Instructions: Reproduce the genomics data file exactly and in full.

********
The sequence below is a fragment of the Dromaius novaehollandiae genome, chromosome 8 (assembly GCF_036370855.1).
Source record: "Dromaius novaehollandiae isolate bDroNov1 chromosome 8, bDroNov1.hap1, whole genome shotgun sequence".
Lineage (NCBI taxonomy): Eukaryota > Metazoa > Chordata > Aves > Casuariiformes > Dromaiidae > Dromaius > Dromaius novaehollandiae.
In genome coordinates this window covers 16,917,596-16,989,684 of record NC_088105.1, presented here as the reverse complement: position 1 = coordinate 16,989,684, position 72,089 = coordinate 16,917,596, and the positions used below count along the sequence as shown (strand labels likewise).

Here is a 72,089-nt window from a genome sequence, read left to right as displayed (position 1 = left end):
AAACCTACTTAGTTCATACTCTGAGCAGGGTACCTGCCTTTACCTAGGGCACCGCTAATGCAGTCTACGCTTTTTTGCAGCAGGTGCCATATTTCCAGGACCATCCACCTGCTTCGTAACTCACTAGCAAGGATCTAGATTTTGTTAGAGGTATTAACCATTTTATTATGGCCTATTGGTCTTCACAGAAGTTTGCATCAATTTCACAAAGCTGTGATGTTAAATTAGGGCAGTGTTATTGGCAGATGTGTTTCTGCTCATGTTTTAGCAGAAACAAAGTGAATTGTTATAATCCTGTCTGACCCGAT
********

The sequence below is a fragment of the Dromaius novaehollandiae genome, chromosome 8 (assembly GCF_036370855.1).
Source record: "Dromaius novaehollandiae isolate bDroNov1 chromosome 8, bDroNov1.hap1, whole genome shotgun sequence".
Lineage (NCBI taxonomy): Eukaryota > Metazoa > Chordata > Aves > Casuariiformes > Dromaiidae > Dromaius > Dromaius novaehollandiae.
In genome coordinates this window covers 16,917,596-16,989,684 of record NC_088105.1, presented here as the reverse complement: position 1 = coordinate 16,989,684, position 72,089 = coordinate 16,917,596, and the positions used below count along the sequence as shown (strand labels likewise).

Here is a 72,089-nt window from a genome sequence, read left to right as displayed (position 1 = left end):
AAACCTACTTAGTTCATACTCTGAGCAGGGTACCTGCCTTTACCTAGGGCACCGCTAATGCAGTCTACGCTTTTTTGCAGCAGGTGCCATATTTCCAGGACCATCCACCTGCTTCGTAACTCACTAGCAAGGATCTAGATTTTGTTAGAGGTATTAACCATTTTATTATGGCCTATTGGTCTTCACAGAAGTTTGCATCAATTTCACAAAGCTGTGATGTTAAATTAGGGCAGTGTTATTGGCAGATGTGTTTCTGCTCATGTTTTAGCAGAAACAAAGTGAATTGTTATAATCCTGTCTGACCCGAT